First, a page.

On a more serious note, I have been giving thought to using both VR 360 and VR 3D perhaps in online tutorials. With VR 360, we could have several screens and the speaker all visible at the same time – just turn your head to look at the screen, or perhaps a physical mockup or the instructor. Let the student access the format that works best for the student – just by turning one’s head.

Back to reality, VR right now is in a very early infancy. Smart phones with “cardboard” style viewers work to introduce the concepts and capabilities. But the image quality is generally not yet quite good enough – splitting a 1920 x 1080 screen into two separate eye views means resolution less than 960 x 1080, and in reality, even less than that.

Smart phone batteries do not last long when used in these viewers and there are obstacles to keeping phones charged and powered while watching in VR.

Most (but not all) VR viewers lack a diopter or focusing adjustment; most (but not all) lack an interpupil distance adjustment. Most (but not all) VR viewers are unable to be used by those who must, at times, wear prescription corrective eye glasses.

These are not VR killers – they are mere obstacles that need to be overcome, and should be overcome in the next year, we presume!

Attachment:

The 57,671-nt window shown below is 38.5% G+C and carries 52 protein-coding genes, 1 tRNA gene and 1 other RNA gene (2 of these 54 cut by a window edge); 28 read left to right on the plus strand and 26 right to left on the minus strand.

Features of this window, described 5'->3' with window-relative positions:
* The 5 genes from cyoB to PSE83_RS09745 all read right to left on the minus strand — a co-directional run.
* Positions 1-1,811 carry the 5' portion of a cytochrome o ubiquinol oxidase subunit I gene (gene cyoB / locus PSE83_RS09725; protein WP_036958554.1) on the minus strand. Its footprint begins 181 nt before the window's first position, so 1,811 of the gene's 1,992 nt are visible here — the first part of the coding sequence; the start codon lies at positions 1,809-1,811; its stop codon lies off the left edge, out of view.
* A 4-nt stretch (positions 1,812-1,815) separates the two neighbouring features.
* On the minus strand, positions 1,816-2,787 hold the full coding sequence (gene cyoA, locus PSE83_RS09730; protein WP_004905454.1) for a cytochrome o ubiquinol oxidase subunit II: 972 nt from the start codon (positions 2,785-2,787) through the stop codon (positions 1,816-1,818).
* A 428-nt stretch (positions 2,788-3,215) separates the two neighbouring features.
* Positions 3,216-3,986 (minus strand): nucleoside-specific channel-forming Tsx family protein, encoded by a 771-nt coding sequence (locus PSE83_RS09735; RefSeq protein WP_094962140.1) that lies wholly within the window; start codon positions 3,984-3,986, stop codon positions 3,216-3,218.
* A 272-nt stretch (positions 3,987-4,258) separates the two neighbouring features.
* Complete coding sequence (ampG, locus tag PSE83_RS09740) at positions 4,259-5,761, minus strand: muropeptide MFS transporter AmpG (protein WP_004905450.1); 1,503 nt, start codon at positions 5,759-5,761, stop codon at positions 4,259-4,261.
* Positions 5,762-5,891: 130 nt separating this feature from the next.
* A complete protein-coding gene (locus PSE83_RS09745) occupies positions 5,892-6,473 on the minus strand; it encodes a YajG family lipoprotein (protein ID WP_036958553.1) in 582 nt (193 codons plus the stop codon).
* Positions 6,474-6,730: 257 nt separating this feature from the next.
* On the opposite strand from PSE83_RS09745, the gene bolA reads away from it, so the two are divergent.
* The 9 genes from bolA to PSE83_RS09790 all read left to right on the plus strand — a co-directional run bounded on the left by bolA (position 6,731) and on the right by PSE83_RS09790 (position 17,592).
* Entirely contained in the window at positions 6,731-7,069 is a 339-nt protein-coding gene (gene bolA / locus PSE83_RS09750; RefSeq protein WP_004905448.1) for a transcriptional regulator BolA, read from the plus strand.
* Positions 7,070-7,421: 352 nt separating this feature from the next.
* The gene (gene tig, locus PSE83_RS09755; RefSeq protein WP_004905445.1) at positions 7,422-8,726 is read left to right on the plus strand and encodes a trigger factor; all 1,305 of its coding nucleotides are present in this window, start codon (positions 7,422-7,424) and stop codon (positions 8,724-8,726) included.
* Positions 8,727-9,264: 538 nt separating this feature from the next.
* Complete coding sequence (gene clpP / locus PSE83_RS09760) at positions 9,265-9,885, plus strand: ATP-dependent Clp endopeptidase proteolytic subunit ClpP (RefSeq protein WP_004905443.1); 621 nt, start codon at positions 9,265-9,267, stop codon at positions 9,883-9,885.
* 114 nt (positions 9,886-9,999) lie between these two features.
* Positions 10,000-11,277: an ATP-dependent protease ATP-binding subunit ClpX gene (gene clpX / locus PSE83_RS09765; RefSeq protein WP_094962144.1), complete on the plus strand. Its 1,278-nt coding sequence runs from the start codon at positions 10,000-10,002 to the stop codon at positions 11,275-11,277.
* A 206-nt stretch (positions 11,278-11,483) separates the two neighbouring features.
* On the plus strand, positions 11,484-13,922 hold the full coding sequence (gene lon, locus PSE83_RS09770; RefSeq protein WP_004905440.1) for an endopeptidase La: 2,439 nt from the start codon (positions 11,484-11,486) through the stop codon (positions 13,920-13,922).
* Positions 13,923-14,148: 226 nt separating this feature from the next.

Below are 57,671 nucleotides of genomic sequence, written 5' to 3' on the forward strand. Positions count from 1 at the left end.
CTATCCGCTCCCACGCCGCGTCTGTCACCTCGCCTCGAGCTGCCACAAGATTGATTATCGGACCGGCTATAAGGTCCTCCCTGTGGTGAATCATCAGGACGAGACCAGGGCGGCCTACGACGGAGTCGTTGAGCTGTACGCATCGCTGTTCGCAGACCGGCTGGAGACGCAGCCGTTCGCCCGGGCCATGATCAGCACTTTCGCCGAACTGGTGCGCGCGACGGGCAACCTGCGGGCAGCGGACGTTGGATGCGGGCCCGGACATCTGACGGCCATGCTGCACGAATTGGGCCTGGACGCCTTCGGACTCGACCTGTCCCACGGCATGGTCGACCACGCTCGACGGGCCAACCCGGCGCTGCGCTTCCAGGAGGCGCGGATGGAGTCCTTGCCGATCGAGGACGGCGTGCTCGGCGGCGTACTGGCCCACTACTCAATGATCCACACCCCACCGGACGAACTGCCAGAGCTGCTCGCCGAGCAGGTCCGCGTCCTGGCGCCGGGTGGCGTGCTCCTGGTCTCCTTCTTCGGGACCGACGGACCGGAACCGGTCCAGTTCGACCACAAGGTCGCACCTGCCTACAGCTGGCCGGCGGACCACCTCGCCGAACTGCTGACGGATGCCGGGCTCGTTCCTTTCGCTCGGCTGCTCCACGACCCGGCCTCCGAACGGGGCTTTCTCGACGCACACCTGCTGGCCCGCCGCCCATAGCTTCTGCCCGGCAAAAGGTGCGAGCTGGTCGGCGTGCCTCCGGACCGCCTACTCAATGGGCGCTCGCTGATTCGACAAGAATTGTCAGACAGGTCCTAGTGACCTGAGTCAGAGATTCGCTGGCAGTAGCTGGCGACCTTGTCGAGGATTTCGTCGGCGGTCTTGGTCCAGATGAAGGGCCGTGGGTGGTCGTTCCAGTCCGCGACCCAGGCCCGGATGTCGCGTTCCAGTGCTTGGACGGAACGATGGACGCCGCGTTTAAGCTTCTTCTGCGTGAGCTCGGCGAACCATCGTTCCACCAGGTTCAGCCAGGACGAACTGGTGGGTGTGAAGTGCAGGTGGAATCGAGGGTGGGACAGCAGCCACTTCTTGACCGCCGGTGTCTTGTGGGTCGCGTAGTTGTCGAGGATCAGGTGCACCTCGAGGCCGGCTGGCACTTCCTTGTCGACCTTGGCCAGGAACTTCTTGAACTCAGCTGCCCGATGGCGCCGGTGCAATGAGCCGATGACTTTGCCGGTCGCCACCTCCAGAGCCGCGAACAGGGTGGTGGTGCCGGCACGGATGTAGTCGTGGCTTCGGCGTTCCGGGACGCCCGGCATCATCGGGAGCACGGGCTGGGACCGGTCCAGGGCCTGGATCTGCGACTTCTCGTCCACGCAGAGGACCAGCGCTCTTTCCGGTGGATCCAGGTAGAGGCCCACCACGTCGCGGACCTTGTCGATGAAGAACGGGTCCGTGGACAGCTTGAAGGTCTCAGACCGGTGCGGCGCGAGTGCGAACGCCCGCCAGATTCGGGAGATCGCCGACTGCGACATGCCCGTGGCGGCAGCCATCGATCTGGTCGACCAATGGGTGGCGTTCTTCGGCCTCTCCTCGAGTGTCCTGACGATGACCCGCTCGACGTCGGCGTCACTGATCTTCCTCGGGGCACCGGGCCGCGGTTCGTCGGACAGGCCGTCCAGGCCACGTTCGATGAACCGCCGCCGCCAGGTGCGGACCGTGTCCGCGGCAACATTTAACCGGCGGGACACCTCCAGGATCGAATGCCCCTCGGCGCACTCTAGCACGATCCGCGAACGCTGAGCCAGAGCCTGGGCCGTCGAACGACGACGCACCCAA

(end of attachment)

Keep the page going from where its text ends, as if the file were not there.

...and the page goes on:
Snapchat to introduce “3D” feature (but is it 3D?)

As part of another movie promotion:

Screen Gems is partnering with Snapchat again on a 3D lens for its upcoming fifthquel Underworld: Blood Wars.

Source: ‘Underworld: Blood Wars’ Tie-In: Screen Gems & Snapchat Reteam | Deadline

From the various news reports, it sounds like its a 360 degree view. As you rotate your phone about, you see the full 360 degree panorama (or may be sphere). It does not sound like it is 3D at all.

PEOPLE Magazine’s Nov 30th issue includes a cardboard VR viewer

The free cardboard viewer is part of a movie promotion.

Pick up a copy of PEOPLE’s special issue, Star Wars: The Secrets of Rogue One, on newsstands Nov. 30. Inside the issue, you’ll find PEOPLE’s virtual-reality viewer, with instructions included.

Source: Rogue One: How to Assemble Your PEOPLE VR Viewer

4K/3D/120 fps theater experience, plus IMAX working on VR headsets for theaters

Source: Getting Real: Virtual Reality experiences eye the movie theatre environment | Film Journal International

Director Ang Lee is experimenting, and presenting, a 3D 4K 120 fps motion picture, but that version only shows in 5 cities, globally.

Elsewhere, IMAX is working on “theater-based VR”. The latter may begin with short (less than 15 minute) VR experiences in “IMAX VR Centres” located within theater complexes as a separate VR area – but initially as a marketing and technology experiment.